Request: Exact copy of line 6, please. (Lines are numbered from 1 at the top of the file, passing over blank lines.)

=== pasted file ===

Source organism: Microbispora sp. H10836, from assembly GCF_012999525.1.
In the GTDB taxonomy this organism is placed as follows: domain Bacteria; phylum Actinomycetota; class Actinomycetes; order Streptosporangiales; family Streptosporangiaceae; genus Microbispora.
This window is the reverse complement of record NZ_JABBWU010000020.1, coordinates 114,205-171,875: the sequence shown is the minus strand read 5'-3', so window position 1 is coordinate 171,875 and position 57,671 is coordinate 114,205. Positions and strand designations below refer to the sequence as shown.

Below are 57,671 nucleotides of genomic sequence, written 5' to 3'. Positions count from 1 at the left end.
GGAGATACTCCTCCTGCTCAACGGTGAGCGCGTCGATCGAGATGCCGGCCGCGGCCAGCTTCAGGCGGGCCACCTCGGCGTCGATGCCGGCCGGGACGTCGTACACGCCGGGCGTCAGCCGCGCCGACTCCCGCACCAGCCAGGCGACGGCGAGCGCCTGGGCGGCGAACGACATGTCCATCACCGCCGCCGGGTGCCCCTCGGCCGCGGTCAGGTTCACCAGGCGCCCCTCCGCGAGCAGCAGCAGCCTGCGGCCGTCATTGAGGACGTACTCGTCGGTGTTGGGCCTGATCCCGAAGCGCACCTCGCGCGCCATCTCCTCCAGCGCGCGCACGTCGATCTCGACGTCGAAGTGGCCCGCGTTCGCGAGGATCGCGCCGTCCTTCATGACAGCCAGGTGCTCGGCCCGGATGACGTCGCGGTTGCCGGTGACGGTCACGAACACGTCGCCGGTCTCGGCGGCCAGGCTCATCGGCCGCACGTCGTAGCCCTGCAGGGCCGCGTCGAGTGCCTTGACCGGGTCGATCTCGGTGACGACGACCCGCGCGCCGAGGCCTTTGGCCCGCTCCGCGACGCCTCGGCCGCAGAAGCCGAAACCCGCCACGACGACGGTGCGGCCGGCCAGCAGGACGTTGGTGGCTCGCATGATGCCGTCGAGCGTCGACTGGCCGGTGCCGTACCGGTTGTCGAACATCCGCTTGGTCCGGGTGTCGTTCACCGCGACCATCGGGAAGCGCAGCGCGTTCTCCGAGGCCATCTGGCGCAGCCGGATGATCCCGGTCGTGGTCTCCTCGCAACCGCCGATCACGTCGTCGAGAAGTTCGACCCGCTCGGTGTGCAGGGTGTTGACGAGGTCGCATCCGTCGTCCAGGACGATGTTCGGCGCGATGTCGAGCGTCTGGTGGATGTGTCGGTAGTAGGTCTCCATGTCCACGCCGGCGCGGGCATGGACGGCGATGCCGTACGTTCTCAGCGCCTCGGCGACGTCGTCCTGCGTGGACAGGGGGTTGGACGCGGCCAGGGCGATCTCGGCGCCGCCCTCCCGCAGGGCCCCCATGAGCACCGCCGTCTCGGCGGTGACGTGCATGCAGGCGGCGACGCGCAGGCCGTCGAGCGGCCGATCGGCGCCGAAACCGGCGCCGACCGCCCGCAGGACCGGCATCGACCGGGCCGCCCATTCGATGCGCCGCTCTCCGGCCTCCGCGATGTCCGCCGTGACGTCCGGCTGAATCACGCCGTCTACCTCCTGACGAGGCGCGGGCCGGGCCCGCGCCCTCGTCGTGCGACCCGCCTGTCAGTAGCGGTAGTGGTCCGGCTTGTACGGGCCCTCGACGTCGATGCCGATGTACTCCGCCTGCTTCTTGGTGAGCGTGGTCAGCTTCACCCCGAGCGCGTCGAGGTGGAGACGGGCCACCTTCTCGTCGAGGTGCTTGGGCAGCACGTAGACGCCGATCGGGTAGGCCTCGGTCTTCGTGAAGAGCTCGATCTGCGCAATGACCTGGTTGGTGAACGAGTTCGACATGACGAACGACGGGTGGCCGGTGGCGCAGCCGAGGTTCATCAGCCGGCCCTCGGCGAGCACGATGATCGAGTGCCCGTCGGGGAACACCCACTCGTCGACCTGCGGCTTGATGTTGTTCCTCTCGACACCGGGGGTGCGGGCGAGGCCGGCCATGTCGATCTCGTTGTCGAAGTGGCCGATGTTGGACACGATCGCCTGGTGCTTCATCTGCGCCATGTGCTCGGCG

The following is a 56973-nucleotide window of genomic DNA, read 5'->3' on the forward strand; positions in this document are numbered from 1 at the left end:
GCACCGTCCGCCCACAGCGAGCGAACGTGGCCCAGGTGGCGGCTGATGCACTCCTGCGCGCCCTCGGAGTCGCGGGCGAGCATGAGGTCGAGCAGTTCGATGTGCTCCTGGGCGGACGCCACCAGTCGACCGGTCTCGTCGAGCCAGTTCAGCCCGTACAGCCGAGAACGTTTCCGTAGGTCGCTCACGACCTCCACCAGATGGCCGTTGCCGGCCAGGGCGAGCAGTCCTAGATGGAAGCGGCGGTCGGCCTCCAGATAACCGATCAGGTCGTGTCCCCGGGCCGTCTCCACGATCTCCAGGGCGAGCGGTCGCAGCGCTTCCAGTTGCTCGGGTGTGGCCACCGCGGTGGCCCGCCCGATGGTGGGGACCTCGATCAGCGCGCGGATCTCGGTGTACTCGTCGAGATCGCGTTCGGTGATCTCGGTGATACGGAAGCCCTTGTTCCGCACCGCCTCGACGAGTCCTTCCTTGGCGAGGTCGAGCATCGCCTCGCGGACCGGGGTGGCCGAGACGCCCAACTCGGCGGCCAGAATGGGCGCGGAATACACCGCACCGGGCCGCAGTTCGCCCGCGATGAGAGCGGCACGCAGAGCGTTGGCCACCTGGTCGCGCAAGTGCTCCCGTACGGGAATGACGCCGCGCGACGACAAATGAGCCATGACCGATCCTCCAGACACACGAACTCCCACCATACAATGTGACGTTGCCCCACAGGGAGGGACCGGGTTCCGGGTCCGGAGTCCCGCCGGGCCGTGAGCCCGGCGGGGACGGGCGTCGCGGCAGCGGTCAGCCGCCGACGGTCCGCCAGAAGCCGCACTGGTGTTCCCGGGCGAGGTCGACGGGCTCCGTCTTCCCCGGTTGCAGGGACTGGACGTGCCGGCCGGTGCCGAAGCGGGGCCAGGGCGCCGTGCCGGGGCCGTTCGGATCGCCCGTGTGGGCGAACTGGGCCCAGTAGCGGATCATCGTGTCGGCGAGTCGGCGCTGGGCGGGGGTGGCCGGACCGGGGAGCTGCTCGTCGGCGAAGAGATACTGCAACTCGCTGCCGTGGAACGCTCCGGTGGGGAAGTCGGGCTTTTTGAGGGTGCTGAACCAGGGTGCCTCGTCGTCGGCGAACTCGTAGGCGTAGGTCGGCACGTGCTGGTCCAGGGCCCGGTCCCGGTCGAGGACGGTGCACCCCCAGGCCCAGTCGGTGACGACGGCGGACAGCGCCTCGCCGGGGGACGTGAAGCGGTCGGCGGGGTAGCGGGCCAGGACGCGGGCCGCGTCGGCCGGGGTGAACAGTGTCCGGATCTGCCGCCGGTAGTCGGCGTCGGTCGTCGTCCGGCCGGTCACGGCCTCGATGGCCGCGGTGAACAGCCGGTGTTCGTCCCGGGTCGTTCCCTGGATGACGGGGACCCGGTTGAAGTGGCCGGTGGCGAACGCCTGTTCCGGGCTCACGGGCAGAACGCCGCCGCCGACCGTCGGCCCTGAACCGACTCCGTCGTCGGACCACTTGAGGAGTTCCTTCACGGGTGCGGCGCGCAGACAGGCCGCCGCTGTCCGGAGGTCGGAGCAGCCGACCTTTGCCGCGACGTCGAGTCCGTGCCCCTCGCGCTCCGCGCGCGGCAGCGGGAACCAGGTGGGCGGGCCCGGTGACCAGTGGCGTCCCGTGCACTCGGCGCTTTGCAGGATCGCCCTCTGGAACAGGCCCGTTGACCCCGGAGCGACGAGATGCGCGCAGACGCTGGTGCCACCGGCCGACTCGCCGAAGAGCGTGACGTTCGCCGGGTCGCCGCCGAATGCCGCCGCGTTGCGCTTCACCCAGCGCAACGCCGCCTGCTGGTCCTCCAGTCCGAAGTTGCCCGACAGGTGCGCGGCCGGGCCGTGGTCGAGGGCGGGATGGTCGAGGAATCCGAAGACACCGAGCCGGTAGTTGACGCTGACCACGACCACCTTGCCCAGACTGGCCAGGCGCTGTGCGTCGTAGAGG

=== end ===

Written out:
The following is a 56973-nucleotide window of genomic DNA, read 5'->3' on the forward strand; positions in this document are numbered from 1 at the left end: